Idaho serial killer execution botched; executioners couldn't start an IV

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Idaho Wednesday botched the execution of serial killer Thomas Eugene Creech when the executioners were unable to start an IV for the lethal injection. Photo courtesy of the Idaho Department of Corrections

Feb. 28 (UPI) -- Idaho Wednesday stopped the execution of serial killer Thomas Eugene Creech when executioners failed to establish an IV line for the lethal injection.

Creech was returned to his cell.

An Idaho Department of Corrections statement said, "At approximately 11a.m., Director Tewalt, after consulting with the medical team leader, determined that the medical team could not establish an IV line, rendering the execution unable to proceed."

The statement added, "The State will consider next steps."

Before the botched execution, Supreme Court Justice Elena Kagan Wednesday denied a request to stay the execution.

The Supreme Court denial said, "The application for a stay of execution of sentence of death presented to Justice Kagan and by her referred to the court is denied. The edition for a writ of certiorari is denied."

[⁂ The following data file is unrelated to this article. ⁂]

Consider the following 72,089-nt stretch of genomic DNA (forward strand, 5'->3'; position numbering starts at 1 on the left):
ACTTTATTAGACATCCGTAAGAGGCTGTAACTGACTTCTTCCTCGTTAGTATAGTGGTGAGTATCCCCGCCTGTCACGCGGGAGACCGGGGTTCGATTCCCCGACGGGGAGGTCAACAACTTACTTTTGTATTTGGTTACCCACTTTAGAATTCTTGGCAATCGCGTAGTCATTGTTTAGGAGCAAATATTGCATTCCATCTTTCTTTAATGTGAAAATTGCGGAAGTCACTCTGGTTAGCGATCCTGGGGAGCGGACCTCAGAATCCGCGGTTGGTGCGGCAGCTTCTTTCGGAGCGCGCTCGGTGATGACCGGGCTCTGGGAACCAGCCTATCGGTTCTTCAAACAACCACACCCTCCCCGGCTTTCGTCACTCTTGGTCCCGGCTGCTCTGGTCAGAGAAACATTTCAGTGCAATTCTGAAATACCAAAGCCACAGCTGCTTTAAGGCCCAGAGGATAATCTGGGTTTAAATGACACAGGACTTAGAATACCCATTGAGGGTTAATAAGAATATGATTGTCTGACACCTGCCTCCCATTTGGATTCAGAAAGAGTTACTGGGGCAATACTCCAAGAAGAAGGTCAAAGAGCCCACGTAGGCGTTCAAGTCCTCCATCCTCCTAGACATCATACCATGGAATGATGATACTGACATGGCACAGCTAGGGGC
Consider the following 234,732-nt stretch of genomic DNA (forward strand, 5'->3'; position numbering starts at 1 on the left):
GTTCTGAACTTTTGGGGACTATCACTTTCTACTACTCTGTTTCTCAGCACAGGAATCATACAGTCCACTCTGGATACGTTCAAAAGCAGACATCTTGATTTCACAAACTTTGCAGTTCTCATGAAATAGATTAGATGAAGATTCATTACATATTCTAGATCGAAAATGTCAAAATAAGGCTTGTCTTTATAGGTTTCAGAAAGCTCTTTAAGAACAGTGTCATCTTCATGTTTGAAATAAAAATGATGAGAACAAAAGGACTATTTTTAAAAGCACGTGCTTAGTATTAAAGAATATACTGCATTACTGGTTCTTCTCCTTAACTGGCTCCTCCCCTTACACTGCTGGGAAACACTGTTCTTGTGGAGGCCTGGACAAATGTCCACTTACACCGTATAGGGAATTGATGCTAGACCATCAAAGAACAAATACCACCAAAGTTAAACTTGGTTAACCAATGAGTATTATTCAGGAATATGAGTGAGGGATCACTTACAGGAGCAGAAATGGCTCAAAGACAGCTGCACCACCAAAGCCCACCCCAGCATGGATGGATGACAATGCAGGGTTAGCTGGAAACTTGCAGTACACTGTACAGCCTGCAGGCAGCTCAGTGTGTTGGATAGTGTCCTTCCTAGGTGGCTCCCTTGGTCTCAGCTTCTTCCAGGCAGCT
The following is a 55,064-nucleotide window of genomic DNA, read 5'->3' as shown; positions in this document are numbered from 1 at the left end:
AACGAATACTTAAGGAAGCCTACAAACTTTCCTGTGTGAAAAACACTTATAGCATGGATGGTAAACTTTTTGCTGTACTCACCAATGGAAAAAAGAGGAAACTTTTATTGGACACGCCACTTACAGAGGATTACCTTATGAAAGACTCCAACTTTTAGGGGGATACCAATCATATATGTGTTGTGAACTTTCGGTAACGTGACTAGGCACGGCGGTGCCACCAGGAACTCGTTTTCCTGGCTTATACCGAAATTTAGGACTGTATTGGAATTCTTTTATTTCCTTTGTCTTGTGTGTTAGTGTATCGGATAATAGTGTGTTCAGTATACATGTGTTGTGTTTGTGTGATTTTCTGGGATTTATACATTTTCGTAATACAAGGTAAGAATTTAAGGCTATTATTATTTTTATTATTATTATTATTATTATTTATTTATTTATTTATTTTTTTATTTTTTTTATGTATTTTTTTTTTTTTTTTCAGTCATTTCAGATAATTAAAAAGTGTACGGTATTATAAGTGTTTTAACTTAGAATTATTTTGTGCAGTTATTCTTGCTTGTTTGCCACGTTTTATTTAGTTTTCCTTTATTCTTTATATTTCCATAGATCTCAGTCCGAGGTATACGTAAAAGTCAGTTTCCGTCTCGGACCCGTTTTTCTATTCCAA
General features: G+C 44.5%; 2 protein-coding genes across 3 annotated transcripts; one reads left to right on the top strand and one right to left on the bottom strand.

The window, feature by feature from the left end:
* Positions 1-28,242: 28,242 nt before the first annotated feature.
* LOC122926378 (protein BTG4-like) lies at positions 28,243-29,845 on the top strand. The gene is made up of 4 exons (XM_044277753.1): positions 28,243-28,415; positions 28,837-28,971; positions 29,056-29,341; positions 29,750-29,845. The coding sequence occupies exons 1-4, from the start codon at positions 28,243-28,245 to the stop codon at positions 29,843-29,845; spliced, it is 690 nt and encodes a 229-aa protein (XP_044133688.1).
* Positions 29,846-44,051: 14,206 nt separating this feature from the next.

Deborah A. Czuba, a Creech attorney with the Federal Defenders Services of Idaho, said in a statement, "We are angered but not surprised that the state of Idaho botched the execution of Thomas Creech today. This is what happens when unknown individuals with unknown training are assigned to carry out an execution."

According to a 1993 U.S. Supreme Court opinion Creech admitted to killing or participating in the killing of at least 26 people.

In 1982 Creech told Idaho Judge Robert Newhouse he wanted to be put to death by lethal injection after pleading guilty to the murder of a fellow Idaho State Penitentiary inmate David Dale Jensen.

Creech was described by prosecutors as a sociopath and the most prolific serial killer in Idaho with no regard for human life.